Презентация, доклад LECTURE 8
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General characteristics The ME period was a transitional one from OE to NE. It was a period of swift changes in the English language. We may say that since the OE period the very grammatical type of the language has changed: from a synthetic or inflected language English has developed into the language of analytical type with analytical means of word connection (auxiliary verbs, auxiliary words, change of stress and word-order) prevailing over the synthetic ones.
The syntax came to play a more important role in the language than the morphology of the word. The proportion of the synthetic forms in ME became very small since many of OE synthetic forms had been lost: (1) the grammatical prefixes practically went out of use; (2) suppletive form-building was confined to a few words; (3) sound alternations were not productive and their application was generally reduced; (4) inflexions continued to be used but they were less varied.
The main direction of development for the nominal parts of speech – MORPHOLOGICAL SIMPLIFICATION. Simplifying changes began in PG, continued in OE and were intensified in ME. The situation in the language gave H. Sweet the right to characterize ME as the period of leveled endings. Many scholars tried to find the reasons for so drastic changes in the morphological system of English. Some of them explained it by the reduction of endings, others – by the changes in the manner of thinking.
The Russian scholar Prof. A. Smirnitsky considered that as regards English both factors promote each other under specific historical conditions of the development of the English language: phonetic reduction was caused by the shift of stress which, in its turn, promoted the changes in morphology. Many morphological forms became homonymous and did not show the difference in the grammatical meaning of the words. These processes were precipitated by the Scandinavian and the Norman conquests.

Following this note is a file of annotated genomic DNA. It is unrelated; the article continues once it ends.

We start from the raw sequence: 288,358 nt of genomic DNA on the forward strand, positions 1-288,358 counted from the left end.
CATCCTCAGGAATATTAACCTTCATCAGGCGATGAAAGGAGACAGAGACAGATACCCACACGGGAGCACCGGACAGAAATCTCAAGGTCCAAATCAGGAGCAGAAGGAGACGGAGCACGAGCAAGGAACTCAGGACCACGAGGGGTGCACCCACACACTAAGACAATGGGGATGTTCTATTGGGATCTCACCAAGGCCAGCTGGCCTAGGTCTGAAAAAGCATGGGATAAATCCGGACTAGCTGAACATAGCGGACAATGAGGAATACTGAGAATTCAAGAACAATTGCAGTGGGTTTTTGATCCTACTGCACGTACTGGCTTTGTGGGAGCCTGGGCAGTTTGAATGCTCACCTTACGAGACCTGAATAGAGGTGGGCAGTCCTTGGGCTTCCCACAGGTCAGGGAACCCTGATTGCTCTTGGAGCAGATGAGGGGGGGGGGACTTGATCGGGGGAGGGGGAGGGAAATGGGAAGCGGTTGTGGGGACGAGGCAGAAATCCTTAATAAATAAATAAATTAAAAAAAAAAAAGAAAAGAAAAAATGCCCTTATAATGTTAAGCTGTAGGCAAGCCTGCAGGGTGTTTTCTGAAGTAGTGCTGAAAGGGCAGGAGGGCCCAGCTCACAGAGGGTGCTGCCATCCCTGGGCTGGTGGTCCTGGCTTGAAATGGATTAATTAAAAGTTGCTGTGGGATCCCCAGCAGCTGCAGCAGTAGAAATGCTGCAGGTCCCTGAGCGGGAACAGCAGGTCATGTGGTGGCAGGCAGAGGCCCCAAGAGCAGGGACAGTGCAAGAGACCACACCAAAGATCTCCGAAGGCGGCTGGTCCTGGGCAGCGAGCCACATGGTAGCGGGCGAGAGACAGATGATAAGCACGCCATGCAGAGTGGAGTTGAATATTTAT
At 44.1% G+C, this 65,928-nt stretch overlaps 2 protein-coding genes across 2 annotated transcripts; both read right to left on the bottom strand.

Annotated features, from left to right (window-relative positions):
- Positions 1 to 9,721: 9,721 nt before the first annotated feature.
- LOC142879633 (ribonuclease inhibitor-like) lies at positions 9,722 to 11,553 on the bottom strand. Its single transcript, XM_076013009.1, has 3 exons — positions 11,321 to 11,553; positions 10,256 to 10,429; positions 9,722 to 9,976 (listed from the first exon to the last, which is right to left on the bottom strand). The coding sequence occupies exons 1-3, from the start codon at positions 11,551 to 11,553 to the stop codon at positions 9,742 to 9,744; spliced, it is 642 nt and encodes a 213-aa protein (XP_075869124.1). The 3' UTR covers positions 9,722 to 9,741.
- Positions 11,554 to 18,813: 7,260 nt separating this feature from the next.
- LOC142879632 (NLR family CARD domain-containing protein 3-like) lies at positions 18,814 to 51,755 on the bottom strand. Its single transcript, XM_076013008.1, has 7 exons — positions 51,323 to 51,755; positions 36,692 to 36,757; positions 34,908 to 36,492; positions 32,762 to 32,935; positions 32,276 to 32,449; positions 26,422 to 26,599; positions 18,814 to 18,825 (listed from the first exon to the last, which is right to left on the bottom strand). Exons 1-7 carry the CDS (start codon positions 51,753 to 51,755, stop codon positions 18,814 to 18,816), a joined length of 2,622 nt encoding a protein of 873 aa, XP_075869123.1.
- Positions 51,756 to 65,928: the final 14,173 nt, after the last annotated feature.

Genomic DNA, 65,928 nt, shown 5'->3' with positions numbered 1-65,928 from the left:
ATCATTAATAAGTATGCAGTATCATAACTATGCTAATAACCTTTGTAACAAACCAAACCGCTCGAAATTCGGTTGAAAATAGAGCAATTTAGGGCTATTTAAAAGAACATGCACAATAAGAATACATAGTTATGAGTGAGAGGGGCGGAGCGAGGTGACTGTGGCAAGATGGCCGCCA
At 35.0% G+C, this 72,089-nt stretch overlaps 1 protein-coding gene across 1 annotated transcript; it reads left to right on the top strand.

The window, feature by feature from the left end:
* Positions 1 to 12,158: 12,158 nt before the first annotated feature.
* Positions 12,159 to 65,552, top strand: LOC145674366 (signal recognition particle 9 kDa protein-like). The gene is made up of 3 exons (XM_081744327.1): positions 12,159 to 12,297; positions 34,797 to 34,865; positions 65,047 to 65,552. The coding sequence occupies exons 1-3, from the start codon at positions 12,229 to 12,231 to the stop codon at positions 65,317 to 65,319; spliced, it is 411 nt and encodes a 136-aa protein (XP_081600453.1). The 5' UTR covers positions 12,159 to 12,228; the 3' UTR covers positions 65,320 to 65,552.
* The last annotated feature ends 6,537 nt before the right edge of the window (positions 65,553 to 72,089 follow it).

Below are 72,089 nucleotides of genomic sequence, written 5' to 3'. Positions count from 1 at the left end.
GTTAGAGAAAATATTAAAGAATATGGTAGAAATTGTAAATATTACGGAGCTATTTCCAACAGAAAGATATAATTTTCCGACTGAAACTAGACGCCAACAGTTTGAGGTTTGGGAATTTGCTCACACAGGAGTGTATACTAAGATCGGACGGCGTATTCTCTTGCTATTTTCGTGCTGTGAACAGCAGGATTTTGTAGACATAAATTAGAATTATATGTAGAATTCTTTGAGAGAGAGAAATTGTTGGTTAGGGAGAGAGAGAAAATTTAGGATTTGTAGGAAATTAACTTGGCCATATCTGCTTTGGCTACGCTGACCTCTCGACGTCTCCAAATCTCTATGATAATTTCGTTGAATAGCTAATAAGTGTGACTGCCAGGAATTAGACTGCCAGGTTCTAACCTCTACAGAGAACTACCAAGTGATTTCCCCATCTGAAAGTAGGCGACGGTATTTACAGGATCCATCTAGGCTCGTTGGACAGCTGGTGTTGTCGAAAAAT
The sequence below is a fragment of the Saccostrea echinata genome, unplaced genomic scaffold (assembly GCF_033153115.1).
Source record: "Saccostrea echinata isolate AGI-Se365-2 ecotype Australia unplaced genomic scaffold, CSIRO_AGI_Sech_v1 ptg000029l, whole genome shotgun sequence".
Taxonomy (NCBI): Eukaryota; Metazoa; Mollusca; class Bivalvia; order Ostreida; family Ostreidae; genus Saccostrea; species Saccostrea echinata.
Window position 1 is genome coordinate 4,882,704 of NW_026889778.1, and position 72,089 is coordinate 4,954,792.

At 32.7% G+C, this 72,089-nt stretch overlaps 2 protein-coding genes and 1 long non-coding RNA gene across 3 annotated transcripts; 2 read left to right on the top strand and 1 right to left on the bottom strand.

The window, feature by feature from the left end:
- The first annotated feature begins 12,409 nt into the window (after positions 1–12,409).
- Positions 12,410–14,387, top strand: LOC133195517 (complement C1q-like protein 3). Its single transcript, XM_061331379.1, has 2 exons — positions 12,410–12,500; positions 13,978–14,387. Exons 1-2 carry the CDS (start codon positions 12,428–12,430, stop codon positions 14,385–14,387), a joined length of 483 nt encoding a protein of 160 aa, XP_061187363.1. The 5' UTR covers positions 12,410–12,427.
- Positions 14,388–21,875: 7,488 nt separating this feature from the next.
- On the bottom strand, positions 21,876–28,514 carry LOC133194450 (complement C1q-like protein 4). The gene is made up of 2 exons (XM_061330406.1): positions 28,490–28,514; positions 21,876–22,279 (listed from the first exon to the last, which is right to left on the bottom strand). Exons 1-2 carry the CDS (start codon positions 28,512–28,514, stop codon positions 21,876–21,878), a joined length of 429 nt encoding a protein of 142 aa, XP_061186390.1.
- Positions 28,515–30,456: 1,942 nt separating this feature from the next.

Scandinavian dialects were close to English: the roots of the words were identical, while the endings were different. People paid more attention to the root. This promoted weakening and subsequent loss of endings. It can be proved by the fact that the reduction of the morphological suffixes (endings) developed most quickly in the Northern dialects and followed by the changes in Midland. The influence of French was felt mostly in the vocabulary.
ME division of the words into parts of speech has in the main remained the same. The only new part of speech was the article which appeared in Early ME. A special stress should be laid upon the fact that the nominal and the verbal systems developed in widely different way. The morphology of the nominal parts of speech (the noun, the adjective and the pronoun) simplified due to the reduction of vowels in the unstressed positions. Many grammatical categories were lost.